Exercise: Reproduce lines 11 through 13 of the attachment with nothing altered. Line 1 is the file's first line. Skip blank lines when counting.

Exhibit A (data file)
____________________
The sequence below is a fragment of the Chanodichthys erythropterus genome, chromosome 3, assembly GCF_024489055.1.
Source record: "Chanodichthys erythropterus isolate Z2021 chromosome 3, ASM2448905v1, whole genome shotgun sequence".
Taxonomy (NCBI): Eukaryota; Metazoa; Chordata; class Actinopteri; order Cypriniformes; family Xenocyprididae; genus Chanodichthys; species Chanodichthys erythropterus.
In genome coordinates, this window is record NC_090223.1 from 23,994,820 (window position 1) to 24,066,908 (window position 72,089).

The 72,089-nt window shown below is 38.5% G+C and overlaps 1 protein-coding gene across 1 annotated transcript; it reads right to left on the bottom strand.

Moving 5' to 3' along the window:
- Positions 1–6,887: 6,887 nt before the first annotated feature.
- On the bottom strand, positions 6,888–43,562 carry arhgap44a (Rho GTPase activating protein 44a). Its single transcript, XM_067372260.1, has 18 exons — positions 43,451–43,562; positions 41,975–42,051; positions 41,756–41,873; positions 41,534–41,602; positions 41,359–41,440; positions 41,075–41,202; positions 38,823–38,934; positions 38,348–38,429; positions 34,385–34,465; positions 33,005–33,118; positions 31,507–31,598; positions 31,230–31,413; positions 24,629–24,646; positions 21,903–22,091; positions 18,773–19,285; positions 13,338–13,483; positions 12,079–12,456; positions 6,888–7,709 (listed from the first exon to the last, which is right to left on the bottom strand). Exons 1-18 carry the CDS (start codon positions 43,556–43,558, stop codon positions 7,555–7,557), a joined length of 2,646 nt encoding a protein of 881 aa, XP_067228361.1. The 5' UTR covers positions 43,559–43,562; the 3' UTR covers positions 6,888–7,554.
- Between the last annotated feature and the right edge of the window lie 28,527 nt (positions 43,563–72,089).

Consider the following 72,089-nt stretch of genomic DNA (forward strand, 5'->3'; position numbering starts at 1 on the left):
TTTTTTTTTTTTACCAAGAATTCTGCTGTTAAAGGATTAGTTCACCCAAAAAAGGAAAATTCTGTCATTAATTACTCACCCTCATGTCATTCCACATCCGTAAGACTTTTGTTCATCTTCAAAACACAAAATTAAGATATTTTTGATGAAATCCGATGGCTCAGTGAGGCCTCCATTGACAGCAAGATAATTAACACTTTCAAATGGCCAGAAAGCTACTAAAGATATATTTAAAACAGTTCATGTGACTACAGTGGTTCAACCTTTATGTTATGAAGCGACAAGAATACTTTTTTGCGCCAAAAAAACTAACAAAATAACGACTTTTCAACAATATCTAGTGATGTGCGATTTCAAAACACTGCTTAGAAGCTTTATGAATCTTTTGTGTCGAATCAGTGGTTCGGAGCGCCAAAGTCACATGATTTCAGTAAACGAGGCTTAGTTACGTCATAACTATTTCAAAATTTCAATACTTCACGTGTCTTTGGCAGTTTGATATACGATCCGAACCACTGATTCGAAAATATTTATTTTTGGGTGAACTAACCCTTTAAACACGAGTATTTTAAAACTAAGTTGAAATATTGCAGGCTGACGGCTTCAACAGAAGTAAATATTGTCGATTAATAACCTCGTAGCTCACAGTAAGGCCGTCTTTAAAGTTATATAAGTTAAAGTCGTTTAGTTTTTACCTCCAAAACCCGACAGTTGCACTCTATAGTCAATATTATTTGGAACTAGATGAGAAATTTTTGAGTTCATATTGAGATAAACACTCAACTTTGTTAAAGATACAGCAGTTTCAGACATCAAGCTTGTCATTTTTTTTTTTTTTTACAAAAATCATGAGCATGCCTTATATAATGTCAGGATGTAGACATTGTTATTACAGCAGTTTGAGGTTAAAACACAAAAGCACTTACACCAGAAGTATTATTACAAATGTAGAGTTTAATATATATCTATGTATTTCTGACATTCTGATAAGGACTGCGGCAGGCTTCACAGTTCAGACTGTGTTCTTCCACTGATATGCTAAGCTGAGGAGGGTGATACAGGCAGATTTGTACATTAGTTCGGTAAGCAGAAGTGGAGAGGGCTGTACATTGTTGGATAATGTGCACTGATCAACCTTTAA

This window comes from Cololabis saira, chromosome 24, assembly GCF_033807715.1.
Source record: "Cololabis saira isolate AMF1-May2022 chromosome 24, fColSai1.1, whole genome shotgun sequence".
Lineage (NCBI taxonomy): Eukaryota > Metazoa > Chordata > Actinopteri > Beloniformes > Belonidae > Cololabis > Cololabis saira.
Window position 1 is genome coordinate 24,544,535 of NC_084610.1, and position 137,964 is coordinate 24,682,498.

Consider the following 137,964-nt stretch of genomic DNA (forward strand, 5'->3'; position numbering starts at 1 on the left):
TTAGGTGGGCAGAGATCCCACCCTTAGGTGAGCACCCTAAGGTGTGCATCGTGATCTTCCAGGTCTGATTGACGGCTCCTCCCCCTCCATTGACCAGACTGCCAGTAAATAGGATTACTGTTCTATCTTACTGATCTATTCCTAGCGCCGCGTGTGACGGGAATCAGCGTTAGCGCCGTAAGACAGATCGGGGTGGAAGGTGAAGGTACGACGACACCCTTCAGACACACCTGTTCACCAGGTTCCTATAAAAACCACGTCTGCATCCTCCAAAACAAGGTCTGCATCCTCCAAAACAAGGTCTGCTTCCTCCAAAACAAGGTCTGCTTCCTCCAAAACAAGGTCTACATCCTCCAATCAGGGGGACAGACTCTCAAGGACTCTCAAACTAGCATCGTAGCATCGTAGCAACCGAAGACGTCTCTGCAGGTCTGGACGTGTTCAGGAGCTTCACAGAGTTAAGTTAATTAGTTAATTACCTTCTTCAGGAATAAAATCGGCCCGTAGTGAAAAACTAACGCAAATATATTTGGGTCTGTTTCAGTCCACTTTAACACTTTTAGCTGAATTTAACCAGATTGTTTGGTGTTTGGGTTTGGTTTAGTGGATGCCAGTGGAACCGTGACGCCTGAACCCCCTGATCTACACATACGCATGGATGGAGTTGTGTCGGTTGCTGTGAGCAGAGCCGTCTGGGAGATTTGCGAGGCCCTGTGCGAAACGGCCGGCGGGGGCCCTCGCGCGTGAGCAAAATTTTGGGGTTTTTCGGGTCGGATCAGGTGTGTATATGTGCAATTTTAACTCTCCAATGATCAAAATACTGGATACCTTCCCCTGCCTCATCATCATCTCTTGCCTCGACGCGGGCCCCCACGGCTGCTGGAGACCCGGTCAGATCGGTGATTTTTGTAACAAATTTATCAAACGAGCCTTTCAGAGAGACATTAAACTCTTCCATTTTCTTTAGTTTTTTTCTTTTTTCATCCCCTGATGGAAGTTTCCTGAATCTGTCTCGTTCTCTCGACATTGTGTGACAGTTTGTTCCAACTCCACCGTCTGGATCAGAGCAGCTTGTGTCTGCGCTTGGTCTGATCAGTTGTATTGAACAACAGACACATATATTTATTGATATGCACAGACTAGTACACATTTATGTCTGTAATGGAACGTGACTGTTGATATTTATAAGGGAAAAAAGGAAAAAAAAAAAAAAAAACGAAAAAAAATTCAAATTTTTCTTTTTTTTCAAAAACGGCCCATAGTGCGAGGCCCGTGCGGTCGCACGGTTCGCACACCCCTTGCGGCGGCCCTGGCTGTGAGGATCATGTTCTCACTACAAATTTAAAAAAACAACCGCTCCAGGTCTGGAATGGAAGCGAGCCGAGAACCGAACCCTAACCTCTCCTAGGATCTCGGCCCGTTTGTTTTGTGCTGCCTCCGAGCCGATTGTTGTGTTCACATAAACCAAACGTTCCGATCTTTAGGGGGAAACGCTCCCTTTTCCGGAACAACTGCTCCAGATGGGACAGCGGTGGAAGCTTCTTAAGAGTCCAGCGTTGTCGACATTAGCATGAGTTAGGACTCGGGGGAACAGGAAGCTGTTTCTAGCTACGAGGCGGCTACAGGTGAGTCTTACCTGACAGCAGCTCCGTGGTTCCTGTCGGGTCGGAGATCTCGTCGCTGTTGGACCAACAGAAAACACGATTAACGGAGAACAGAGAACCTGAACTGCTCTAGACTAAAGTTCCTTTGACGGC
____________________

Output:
TTTTTTTTTTTTACCAAGAATTCTGCTGTTAAAGGATTAGTTCACCCAAAAAAGGAAAATTCTGTCATTAATTACTCACCCTCATGTCATTCCACATCCGTAAGACTTTTGTTCATCTTCAAAACACAAAATTAAGATATTTTTGATGAAATCCGATGGCTCAGTGAGGCCTCCATTGACAGCAAGATAATTAACACTTTCAAATGGCCAGAAAGCTACTAAAGATATATTTAAAACAGTTCATGTGACTACAGTGGTTCAACCTTTATGTTATGAAGCGACAAGAATACTTTTTTGCGCCAAAAAAACTAACAAAATAACGACTTTTCAACAATATCTAGTGATGTGCGATTTCAAAACACTGCTTAGAAGCTTTATGAATCTTTTGTGTCGAATCAGTGGTTCGGAGCGCCAAAGTCACATGATTTCAGTAAACGAGGCTTAGTTACGTCATAACTATTTCAAAATTTCAATACTTCACGTGTCTTTGGCAGTTTGATATACGATCCGAACCACTGATTCGAAAATATTTATTTTTGGGTGAACTAACCCTTTAAACACGAGTATTTTAAAACTAAGTTGAAATATTGCAGGCTGACGGCTTCAACAGAAGTAAATATTGTCGATTAATAACCTCGTAGCTCACAGTAAGGCCGTCTTTAAAGTTATATAAGTTAAAGTCGTTTAGTTTTTACCTCCAAAACCCGACAGTTGCACTCTATAGTCAATATTATTTGGAACTAGATGAGAAATTTTTGAGTTCATATTGAGATAAACACTCAACTTTGTTAAAGATACAGCAGTTTCAGACATCAAGCTTGTCATTTTTTTTTTTTTTTACAAAAATCATGAGCATGCCTTATATAATGTCAGGATGTAGACATTGTTATTACAGCAGTTTGAGGTTAAAACACAAAAGCACTTACACCAGAAGTATTATTACAAATGTAGAGTTTAATATATATCTATGTATTTCTGACATTCTGATAAGGACTGCGGCAGGCTTCACAGTTCAGACTGTGTTCTTCCACTGATATGCTAAGCTGAGGAGGGTGATACAGGCAGATTTGTACATTAGTTCGGTAAGCAGAAGTGGAGAGGGCTGTACATTGTTGGATAATGTGCACTGATCAACCTTTAA

This window comes from Cololabis saira, chromosome 24, assembly GCF_033807715.1.
Source record: "Cololabis saira isolate AMF1-May2022 chromosome 24, fColSai1.1, whole genome shotgun sequence".